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Posts tagged "Bible"

Shock Value

Shock Value

This one was written by Nathan F. Elmore. Se7en, David Fincher’s 1995 somber thriller, showcases my third-favorite villainous film character. It’s a dubious ranking, to be sure. Nonetheless, for me, in second place: Heath Ledger’s terroristic turn as the kind of Joker who is not kidding about burning it all down in Christopher Nolan’s Batman […]

Vulnerable: Rethinking Human Trafficking

Vulnerable: Rethinking Human Trafficking

“All happy families are alike; each unhappy family is unhappy in its own way.” Tolstoy’s opening lines from Anna Karenina could easily be co-opted as the introduction to countless biblical stories. We barely get our feet wet in Genesis before the pool of family history becomes toxic. Adam blames both God and Eve for the […]

Muted Lights of the World: The Problem of Christian Assurance

Muted Lights of the World: The Problem of Christian Assurance

I recently got an invitation via email for a new social network for businesspeople, GoBuyside.com. While I know far too little about the finance world to receive an invitation, let alone reflect on it, I think buy side means the people who buy securities for investment, which seems like the more prestigious/lucrative: you can make […]

Another Week Ends: GiP, Skinny Law, Depressed Clowns, Motivational Luther, Hipster Businesses, Nickelback Hate, Father John Misty, and Penelope Fitzgerald

Another Week Ends: GiP, Skinny Law, Depressed Clowns, Motivational Luther, Hipster Businesses, Nickelback Hate, Father John Misty, and Penelope Fitzgerald

1. First, there’s Steve Hall’s remarkable podcast about one of our favorite books, Paul Zahl’s Grace in Practice: A Theology of Everyday Life. Thoughtful, heartfelt, and ingeniously brief, he manages to do the book justice–and capture something genuinely important–in a mere five and a half minutes: Those living in the tri-state area take note: Dr. Zahl will […]

Bible Tuesdays: The Serpent in the Wilderness

Bible Tuesdays: The Serpent in the Wilderness

It’s become fashionable in some Protestant circles to talk about inspiring virtue not through dry rules or frustrated self-discipline, but through a vision of the moral life. ‘Living into the Kingdom’, or looking at a beautiful vision of God’s restoration in the eschaton and ‘mapping backwards’ (see Ethan’s TFA piece in The Mockingbird) to see […]

Another Week Ends: Amy Chua's Three Traits for Success, Nietzsche's Subversion of Atheism, Why Fun Is Fun, The Eighth-Grade Ubermensch, Dostoevsky's Internet Anxiety and Lena Dunham's Eden

Another Week Ends: Amy Chua’s Three Traits for Success, Nietzsche’s Subversion of Atheism, Why Fun Is Fun, The Eighth-Grade Ubermensch, Dostoevsky’s Internet Anxiety and Lena Dunham’s Eden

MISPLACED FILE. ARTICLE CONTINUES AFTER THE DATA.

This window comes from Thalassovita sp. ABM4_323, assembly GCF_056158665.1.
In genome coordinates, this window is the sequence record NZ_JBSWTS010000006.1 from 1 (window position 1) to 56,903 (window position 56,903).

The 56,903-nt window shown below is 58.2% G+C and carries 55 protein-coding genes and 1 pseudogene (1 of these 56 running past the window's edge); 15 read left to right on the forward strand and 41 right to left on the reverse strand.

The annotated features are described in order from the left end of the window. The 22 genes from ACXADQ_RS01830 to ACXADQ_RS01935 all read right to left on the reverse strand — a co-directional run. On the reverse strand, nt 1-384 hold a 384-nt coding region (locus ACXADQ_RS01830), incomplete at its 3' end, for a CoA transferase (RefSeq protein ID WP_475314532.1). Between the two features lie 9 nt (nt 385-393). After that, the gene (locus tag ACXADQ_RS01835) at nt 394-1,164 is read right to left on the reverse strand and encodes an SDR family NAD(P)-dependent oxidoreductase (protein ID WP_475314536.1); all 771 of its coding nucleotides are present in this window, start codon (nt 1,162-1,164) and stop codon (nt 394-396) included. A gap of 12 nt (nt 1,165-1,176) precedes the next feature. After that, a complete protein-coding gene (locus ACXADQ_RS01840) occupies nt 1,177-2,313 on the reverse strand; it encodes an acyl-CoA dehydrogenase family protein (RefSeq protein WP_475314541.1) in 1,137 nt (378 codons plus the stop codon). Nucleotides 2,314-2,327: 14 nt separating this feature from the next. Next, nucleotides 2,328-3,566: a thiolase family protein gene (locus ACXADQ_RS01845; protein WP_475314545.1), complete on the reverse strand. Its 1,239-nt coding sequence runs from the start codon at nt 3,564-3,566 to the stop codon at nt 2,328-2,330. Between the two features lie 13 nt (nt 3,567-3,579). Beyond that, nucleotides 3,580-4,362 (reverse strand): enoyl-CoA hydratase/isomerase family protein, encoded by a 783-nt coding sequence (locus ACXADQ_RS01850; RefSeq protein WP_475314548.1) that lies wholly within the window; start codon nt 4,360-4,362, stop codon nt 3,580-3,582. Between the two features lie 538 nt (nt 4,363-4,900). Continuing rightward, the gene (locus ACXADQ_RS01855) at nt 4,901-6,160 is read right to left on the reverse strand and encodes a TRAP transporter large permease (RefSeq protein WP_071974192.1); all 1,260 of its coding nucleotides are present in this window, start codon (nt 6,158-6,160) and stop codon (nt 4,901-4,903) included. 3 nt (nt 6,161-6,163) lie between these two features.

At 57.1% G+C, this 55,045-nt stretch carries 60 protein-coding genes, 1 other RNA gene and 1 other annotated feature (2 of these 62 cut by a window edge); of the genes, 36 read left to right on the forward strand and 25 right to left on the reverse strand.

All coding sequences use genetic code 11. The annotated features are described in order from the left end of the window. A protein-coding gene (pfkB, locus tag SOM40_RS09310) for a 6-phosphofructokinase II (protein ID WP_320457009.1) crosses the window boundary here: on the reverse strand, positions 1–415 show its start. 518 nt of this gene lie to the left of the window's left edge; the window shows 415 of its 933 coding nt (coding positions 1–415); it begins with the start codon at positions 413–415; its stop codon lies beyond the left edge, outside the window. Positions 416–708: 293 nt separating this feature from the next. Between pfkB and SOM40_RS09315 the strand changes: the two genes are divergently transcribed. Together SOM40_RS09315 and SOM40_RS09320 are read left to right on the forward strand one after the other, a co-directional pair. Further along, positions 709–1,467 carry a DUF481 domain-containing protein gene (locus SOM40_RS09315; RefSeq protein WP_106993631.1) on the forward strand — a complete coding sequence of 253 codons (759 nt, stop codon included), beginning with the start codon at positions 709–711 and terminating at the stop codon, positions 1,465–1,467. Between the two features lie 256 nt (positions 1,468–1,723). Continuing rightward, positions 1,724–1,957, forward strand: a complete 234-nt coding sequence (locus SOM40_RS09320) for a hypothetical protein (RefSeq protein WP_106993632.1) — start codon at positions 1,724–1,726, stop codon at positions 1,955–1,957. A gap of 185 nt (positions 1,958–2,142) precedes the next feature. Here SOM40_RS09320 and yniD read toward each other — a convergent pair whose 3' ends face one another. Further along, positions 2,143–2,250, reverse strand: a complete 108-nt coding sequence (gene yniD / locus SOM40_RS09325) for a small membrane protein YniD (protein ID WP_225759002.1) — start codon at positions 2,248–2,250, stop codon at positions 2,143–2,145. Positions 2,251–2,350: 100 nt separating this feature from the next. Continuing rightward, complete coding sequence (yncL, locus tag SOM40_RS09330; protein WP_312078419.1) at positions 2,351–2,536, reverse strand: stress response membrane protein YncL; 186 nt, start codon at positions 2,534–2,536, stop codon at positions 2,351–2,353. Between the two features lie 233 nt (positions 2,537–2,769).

1. What happens when you combine an unshakeable superiority complex with deep insecurity? Probably a nervous breakdown in mid-life, or Whit Stillman’s Metropolitan. But Amy Chua (of “Tiger Mother” fame) asks us to guess again. The real answer is… success. For those unfamiliar with her work on hyper-controlling parenting (using that adjective as value-neutrally as possible), it’s […]

Theology Thursday: The Law of 'I' and the Grace of God

Theology Thursday: The Law of ‘I’ and the Grace of God

René Descartes has been called the first modern philosopher, a turning-point in how we think of ourselves and our world. His famous principle was “I think, therefore I am.” He wanted to find a sure foundation for all available human knowledge. Anxious to please the Jesuit academy he admired, he even proved God – all based […]

Bible Wednesdays: Jesus Heals the Man at the Pool (from Competitive Urges)

Bible Wednesdays: Jesus Heals the Man at the Pool (from Competitive Urges)

This week, we turn to John 5:5-8 for the story about a pool, a paralytic, and Jesus.  “Do you want to be made well?” This is the classic question usually asked by discussion leaders on this passage. They mean, by this, that we can be made well by Jesus if only we ask. This view […]

Bible Wednesdays: Jesus Met the Woman at the Well

Bible Wednesdays: Jesus Met the Woman at the Well

We’ll be doing a new, five-or-six-week series on some stories from the Gospels as portraits of grace (or basically really, really good short stories that happen to be true). This week’s is on the woman at the well, found in John 4:1-42. You know the story: Jesus walks up to a new place, requests a […]

Culture, Language and the Tower of Babel

Culture, Language and the Tower of Babel

Let not Ambition mock their useful toil, Their homely joys, and destiny obscure; Nor Grandeur hear with a disdainful smile The short and simple annals of the poor. The boast of heraldry, the pomp of power, And all that beauty, all that wealth e’er gave, Awaits alike the inevitable hour. The paths of glory lead […]

T.S. Eliot’s Parables of Self-Righteousness and Resurrection (A Conference Breakout)

T.S. Eliot’s Parables of Self-Righteousness and Resurrection (A Conference Breakout)

Perhaps this is not your issue, but I often find that the language we speak as Christians when talking about Christianity simply fails to really connect. Whether it be in a sermon, prayers, or music, full of talk of ‘justification’, ‘grace’, ‘redemption’, etc., when we hear the words, nod our heads in assent, but fail […]

The Least Shall Be the Greatest: Crippling Accomplishments and Restitutive Suffering

The Least Shall Be the Greatest: Crippling Accomplishments and Restitutive Suffering

Earlier, we looked at the narrative of David from 1 Samuel in relation to the theme of God’s preference for the least. In short, it is only by gratuitously choosing a young, poor, largely underqualified king that God reconstituted the people of Israel. This occurred because God’s choice of the least removes any meritocracy from […]